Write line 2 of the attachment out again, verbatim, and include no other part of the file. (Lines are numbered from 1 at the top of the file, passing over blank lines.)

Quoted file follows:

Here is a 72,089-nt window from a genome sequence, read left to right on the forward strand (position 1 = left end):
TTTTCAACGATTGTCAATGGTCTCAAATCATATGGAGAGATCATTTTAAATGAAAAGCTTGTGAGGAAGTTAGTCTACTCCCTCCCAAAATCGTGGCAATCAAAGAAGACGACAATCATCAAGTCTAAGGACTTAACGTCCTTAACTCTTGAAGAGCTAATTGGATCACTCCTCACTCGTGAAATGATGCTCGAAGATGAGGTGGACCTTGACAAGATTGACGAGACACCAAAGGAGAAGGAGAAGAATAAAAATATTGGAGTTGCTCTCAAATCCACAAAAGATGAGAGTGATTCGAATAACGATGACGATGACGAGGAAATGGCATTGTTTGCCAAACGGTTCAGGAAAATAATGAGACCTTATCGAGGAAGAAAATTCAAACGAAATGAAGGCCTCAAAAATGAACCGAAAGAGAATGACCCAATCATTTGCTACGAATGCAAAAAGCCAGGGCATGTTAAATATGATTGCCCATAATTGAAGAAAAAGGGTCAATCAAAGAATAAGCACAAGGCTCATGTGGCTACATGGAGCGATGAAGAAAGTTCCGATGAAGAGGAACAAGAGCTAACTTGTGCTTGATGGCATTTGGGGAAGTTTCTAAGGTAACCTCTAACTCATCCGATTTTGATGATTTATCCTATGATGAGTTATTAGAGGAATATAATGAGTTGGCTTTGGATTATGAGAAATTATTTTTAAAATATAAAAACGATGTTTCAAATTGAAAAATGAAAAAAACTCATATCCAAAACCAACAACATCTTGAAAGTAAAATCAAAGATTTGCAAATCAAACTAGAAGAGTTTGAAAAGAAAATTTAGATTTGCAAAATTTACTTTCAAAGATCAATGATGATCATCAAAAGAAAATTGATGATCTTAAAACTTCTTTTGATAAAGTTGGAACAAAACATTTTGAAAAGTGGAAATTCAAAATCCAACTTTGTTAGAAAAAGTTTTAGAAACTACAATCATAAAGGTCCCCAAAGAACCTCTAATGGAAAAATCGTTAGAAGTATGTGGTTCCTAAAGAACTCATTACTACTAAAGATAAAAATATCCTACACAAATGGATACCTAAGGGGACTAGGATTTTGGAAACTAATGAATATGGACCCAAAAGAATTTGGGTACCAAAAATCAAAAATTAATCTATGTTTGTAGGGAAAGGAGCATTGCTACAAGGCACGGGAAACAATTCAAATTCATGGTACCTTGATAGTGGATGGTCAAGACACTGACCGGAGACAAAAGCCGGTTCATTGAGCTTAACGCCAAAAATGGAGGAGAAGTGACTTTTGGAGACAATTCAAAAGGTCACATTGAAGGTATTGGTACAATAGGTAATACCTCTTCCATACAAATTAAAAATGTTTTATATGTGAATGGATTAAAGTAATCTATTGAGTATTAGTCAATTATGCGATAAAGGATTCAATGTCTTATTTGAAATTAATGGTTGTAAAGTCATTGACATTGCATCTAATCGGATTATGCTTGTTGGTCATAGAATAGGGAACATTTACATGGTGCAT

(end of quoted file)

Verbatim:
TTTTCAACGATTGTCAATGGTCTCAAATCATATGGAGAGATCATTTTAAATGAAAAGCTTGTGAGGAAGTTAGTCTACTCCCTCCCAAAATCGTGGCAATCAAAGAAGACGACAATCATCAAGTCTAAGGACTTAACGTCCTTAACTCTTGAAGAGCTAATTGGATCACTCCTCACTCGTGAAATGATGCTCGAAGATGAGGTGGACCTTGACAAGATTGACGAGACACCAAAGGAGAAGGAGAAGAATAAAAATATTGGAGTTGCTCTCAAATCCACAAAAGATGAGAGTGATTCGAATAACGATGACGATGACGAGGAAATGGCATTGTTTGCCAAACGGTTCAGGAAAATAATGAGACCTTATCGAGGAAGAAAATTCAAACGAAATGAAGGCCTCAAAAATGAACCGAAAGAGAATGACCCAATCATTTGCTACGAATGCAAAAAGCCAGGGCATGTTAAATATGATTGCCCATAATTGAAGAAAAAGGGTCAATCAAAGAATAAGCACAAGGCTCATGTGGCTACATGGAGCGATGAAGAAAGTTCCGATGAAGAGGAACAAGAGCTAACTTGTGCTTGATGGCATTTGGGGAAGTTTCTAAGGTAACCTCTAACTCATCCGATTTTGATGATTTATCCTATGATGAGTTATTAGAGGAATATAATGAGTTGGCTTTGGATTATGAGAAATTATTTTTAAAATATAAAAACGATGTTTCAAATTGAAAAATGAAAAAAACTCATATCCAAAACCAACAACATCTTGAAAGTAAAATCAAAGATTTGCAAATCAAACTAGAAGAGTTTGAAAAGAAAATTTAGATTTGCAAAATTTACTTTCAAAGATCAATGATGATCATCAAAAGAAAATTGATGATCTTAAAACTTCTTTTGATAAAGTTGGAACAAAACATTTTGAAAAGTGGAAATTCAAAATCCAACTTTGTTAGAAAAAGTTTTAGAAACTACAATCATAAAGGTCCCCAAAGAACCTCTAATGGAAAAATCGTTAGAAGTATGTGGTTCCTAAAGAACTCATTACTACTAAAGATAAAAATATCCTACACAAATGGATACCTAAGGGGACTAGGATTTTGGAAACTAATGAATATGGACCCAAAAGAATTTGGGTACCAAAAATCAAAAATTAATCTATGTTTGTAGGGAAAGGAGCATTGCTACAAGGCACGGGAAACAATTCAAATTCATGGTACCTTGATAGTGGATGGTCAAGACACTGACCGGAGACAAAAGCCGGTTCATTGAGCTTAACGCCAAAAATGGAGGAGAAGTGACTTTTGGAGACAATTCAAAAGGTCACATTGAAGGTATTGGTACAATAGGTAATACCTCTTCCATACAAATTAAAAATGTTTTATATGTGAATGGATTAAAGTAATCTATTGAGTATTAGTCAATTATGCGATAAAGGATTCAATGTCTTATTTGAAATTAATGGTTGTAAAGTCATTGACATTGCATCTAATCGGATTATGCTTGTTGGTCATAGAATAGGGAACATTTACATGGTGCAT